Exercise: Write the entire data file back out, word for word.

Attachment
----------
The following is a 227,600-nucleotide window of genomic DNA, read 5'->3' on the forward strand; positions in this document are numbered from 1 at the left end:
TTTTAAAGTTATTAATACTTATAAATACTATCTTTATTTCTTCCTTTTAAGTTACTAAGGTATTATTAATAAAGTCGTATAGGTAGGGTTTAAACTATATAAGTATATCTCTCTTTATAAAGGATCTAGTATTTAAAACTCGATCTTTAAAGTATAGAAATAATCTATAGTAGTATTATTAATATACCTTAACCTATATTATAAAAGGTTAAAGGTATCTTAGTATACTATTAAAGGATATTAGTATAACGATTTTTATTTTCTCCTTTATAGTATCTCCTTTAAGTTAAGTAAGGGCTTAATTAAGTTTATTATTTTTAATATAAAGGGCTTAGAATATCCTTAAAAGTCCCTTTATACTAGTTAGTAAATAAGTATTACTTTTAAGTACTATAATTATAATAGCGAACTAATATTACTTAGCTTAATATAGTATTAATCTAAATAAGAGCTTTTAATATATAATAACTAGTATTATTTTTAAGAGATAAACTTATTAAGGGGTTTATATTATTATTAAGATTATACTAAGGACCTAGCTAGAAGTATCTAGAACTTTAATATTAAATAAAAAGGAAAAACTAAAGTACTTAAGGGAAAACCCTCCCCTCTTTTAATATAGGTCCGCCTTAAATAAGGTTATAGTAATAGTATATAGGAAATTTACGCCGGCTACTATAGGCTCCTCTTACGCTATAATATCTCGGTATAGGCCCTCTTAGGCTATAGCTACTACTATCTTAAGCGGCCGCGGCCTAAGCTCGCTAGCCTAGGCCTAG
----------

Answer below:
The following is a 227,600-nucleotide window of genomic DNA, read 5'->3' on the forward strand; positions in this document are numbered from 1 at the left end:
TTTTAAAGTTATTAATACTTATAAATACTATCTTTATTTCTTCCTTTTAAGTTACTAAGGTATTATTAATAAAGTCGTATAGGTAGGGTTTAAACTATATAAGTATATCTCTCTTTATAAAGGATCTAGTATTTAAAACTCGATCTTTAAAGTATAGAAATAATCTATAGTAGTATTATTAATATACCTTAACCTATATTATAAAAGGTTAAAGGTATCTTAGTATACTATTAAAGGATATTAGTATAACGATTTTTATTTTCTCCTTTATAGTATCTCCTTTAAGTTAAGTAAGGGCTTAATTAAGTTTATTATTTTTAATATAAAGGGCTTAGAATATCCTTAAAAGTCCCTTTATACTAGTTAGTAAATAAGTATTACTTTTAAGTACTATAATTATAATAGCGAACTAATATTACTTAGCTTAATATAGTATTAATCTAAATAAGAGCTTTTAATATATAATAACTAGTATTATTTTTAAGAGATAAACTTATTAAGGGGTTTATATTATTATTAAGATTATACTAAGGACCTAGCTAGAAGTATCTAGAACTTTAATATTAAATAAAAAGGAAAAACTAAAGTACTTAAGGGAAAACCCTCCCCTCTTTTAATATAGGTCCGCCTTAAATAAGGTTATAGTAATAGTATATAGGAAATTTACGCCGGCTACTATAGGCTCCTCTTACGCTATAATATCTCGGTATAGGCCCTCTTAGGCTATAGCTACTACTATCTTAAGCGGCCGCGGCCTAAGCTCGCTAGCCTAGGCCTAG